The Premier League has seen an open and exciting title race this season. Made all the better by the absence of Manchester United. That’s not just a dislike for the Red Devils speaking, but with them out of the picture it’s opened up another slot at the top. That gap has been filled emphatically by Liverpool, the rulers of old. This weekend sees the two North West teams involved in the hunt for the title face North London opposition, both of whom appear to have a salvage operation underway.
It has been refreshing to see Liverpool back on the prowl for league honours again. The neutral in me recalls a childhood watching them rule over England in dominant fashion. Back then my City were also rans. I didn’t love them any less but people weren’t queuing up to jump on that particular bandwagon. Elvis, Led Zeppelin and Black Sabbath were my favourite bands but they weren’t on Top of the Pops so, with much regret in hindsight, I donned a Bros t-shirt and accepted popular culture. Children are fickle. That young side of me did admire the Liverpool teams of old. The football Top of the Pops – Match of the Day – would play goals from the Red Men like hits from the charts. They were hard not to notice. That same neutral head would find some comfort in Liverpool winning this year, if it’s not to be City, because it’d mean Steven Gerrard getting a Premier League medal. He’s been a world class player for England (about the only one of his generation) and loyal to his club.
This season Liverpool are being noticed once again. And with good reason. Manchester City started the season in explosive fashion. After a few shaky weeks when playing away they started to overturn teams at will. It seemed conceivable they’d score at least four every week, and if you scored four they might score six. But at the business end of the season it’s the red half of Merseyside that has come on strong. After an anxious finish to Sunderland they face a Spurs side spluttering through uncertainty. A win here will more than likely end Tottenham’s hope for a top four finish – Everton are looking a better bet right now – and could spell the end of Tim Sherwood’s reign. I’m not suggesting he’d be sacked now, but the war kitty won’t be his by the time pre-season comes around.
It’s amusing Brendan Rodgers mentioned the pressure on Spurs after spending heavily when in fact Liverpool have a higher net loss than Tottenham in regard to transfer fees, not just this season, but around £70M since 2010. It appears the Northern Irishman learnt how to play mind games – by talking tripe – from his former mentor Mourinho, who has spent the year doing a good impression of the village idiot. Make no mistake: There is an immense pressure on Liverpool now. History weighs heavy with expectation. So far they are coping. If they defeat Spurs, Chelsea and Manchester City at home they’ll stand an excellent chance of bringing the first Premier League title to Anfield.
Attempting to prevent a Merseyside title win are the two sides that meet Saturday tea time: Arsenal and Manchester City. The Gunners are now the outsiders for the crown. I admire the way Wenger has maintained top four finishes on a tight budget while they paid for the new stadium but they continue to fall short. All his trophies came during the first five hundred games of his tenure. How many more hundreds will he get before the fans demand a different approach? He claims the race is still on – and with his side only six points from Chelsea he has every right – but he’ll have one eye over his shoulder now. It’s almost inconceivable that in a season where they were title race pace setters they could finish in a Europa League spot.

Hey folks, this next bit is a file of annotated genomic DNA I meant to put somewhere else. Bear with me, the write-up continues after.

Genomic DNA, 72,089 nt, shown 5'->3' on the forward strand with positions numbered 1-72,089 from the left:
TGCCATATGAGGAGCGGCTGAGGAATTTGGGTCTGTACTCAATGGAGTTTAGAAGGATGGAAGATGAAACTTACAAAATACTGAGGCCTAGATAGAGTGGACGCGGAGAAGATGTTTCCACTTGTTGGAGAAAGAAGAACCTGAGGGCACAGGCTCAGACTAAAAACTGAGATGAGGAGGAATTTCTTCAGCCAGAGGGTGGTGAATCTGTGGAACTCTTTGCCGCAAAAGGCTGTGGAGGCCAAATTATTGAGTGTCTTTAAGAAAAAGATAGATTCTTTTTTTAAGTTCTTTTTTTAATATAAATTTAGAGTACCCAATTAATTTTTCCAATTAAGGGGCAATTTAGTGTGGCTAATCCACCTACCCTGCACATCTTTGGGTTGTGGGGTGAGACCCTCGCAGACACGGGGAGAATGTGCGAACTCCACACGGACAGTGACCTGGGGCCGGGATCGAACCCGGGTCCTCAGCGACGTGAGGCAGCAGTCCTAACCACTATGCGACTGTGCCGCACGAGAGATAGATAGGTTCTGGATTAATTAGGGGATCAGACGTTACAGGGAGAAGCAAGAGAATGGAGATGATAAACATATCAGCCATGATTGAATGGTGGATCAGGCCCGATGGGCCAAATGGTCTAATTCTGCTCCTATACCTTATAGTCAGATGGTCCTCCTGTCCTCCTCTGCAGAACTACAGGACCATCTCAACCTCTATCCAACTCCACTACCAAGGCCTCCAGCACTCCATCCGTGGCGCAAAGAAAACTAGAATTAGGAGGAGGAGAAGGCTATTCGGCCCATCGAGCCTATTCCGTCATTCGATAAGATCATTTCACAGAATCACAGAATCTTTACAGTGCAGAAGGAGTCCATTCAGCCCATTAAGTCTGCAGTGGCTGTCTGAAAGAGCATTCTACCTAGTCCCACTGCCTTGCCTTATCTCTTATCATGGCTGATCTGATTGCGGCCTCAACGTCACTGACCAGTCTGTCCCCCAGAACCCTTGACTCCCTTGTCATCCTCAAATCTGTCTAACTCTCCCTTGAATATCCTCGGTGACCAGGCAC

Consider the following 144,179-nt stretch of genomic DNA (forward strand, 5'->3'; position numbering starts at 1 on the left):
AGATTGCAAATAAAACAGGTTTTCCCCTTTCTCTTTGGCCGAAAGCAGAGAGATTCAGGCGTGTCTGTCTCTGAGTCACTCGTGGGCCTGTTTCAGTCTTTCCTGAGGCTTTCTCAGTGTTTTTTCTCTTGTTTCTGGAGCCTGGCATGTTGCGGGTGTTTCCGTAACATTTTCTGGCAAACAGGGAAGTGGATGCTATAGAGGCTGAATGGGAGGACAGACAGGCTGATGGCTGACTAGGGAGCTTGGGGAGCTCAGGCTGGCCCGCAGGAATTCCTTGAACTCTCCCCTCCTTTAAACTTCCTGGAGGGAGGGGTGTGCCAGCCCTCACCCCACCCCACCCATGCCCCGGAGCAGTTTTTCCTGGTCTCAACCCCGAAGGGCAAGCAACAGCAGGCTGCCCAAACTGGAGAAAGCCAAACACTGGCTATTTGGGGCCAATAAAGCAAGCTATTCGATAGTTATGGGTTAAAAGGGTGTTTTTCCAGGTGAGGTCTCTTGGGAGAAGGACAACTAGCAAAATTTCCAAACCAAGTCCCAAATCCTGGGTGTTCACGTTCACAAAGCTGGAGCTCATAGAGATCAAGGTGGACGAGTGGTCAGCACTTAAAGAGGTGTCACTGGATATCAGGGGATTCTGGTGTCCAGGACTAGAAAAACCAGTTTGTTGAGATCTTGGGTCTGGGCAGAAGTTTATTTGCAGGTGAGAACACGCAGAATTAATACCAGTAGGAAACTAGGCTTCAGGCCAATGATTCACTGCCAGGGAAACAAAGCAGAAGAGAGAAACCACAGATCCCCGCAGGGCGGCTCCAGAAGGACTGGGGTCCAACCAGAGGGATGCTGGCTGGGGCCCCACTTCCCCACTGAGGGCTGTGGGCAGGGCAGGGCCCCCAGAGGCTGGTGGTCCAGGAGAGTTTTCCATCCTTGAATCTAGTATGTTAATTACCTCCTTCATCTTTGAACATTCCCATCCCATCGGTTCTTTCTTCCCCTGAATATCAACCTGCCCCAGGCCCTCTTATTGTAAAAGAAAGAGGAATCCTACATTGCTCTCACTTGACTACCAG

They’d have good company there as the reigning champions, Manchester United, look to the high ground, baffled. The most exciting part of their weekend will be a plane flying over The Theatre of Dreams trailing a banner that will read: The Wrong One – Moyes Out, highlighting just how bad the nightmare has become.
Pellegrini’s men have maths on their side, as every rival manager is happy to point out, but the games in hand are a buffer for mistakes more than certainty for points. It’s likely all the teams in the chase will drop silly points in the remaining games, City just have a way to lessen the impact if they do. Taking the three points at Old Trafford in such an easy fashion will give them a welcome boost, a repeat at Arsenal will set them up nicely. You’d fancy them in home games to Southampton and Sunderland in the coming weeks but they mustn’t overlook anyone now. The early season dazzle has dimmed a little but a new steelier centre is evident. This City team has the backbone to grind out a title.
As for Chelsea: well, I won’t say too much because their manager does that for them. But don’t be fooled by his claims the extra games in Europe will play a factor. Winning becomes habit forming and boosts confidence. A good showing against a tricky PSG side will push them on, not drain them. They currently sit top of the pile and must wear a favourites tag without trying to pretend otherwise.
Wherever this year’s trophy goes it will be a season we can look back on with fond memories, a four horse race to the end. That’s four horses, no little dogs. I’m not sure where the dogs are, I’ll ask a United fan, they seem to have gone there.